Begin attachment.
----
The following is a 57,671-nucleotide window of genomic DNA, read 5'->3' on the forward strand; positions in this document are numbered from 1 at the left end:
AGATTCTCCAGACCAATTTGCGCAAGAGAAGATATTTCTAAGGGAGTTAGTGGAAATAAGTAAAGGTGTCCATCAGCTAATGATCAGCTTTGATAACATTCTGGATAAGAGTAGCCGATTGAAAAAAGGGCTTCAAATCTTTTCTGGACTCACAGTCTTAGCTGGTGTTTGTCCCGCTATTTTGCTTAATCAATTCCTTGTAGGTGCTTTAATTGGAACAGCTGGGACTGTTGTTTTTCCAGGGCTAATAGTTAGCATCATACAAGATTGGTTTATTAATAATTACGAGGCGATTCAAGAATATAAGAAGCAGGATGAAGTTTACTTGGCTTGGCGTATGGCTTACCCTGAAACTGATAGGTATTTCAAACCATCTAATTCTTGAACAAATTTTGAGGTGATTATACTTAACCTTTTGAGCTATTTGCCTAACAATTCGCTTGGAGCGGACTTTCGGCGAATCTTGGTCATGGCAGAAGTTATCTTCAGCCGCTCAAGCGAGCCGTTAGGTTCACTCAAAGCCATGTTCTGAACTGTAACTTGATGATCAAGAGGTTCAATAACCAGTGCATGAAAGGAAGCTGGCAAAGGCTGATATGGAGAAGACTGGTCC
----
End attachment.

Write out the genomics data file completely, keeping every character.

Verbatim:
The following is a 57,671-nucleotide window of genomic DNA, read 5'->3' on the forward strand; positions in this document are numbered from 1 at the left end:
AGATTCTCCAGACCAATTTGCGCAAGAGAAGATATTTCTAAGGGAGTTAGTGGAAATAAGTAAAGGTGTCCATCAGCTAATGATCAGCTTTGATAACATTCTGGATAAGAGTAGCCGATTGAAAAAAGGGCTTCAAATCTTTTCTGGACTCACAGTCTTAGCTGGTGTTTGTCCCGCTATTTTGCTTAATCAATTCCTTGTAGGTGCTTTAATTGGAACAGCTGGGACTGTTGTTTTTCCAGGGCTAATAGTTAGCATCATACAAGATTGGTTTATTAATAATTACGAGGCGATTCAAGAATATAAGAAGCAGGATGAAGTTTACTTGGCTTGGCGTATGGCTTACCCTGAAACTGATAGGTATTTCAAACCATCTAATTCTTGAACAAATTTTGAGGTGATTATACTTAACCTTTTGAGCTATTTGCCTAACAATTCGCTTGGAGCGGACTTTCGGCGAATCTTGGTCATGGCAGAAGTTATCTTCAGCCGCTCAAGCGAGCCGTTAGGTTCACTCAAAGCCATGTTCTGAACTGTAACTTGATGATCAAGAGGTTCAATAACCAGTGCATGAAAGGAAGCTGGCAAAGGCTGATATGGAGAAGACTGGTCC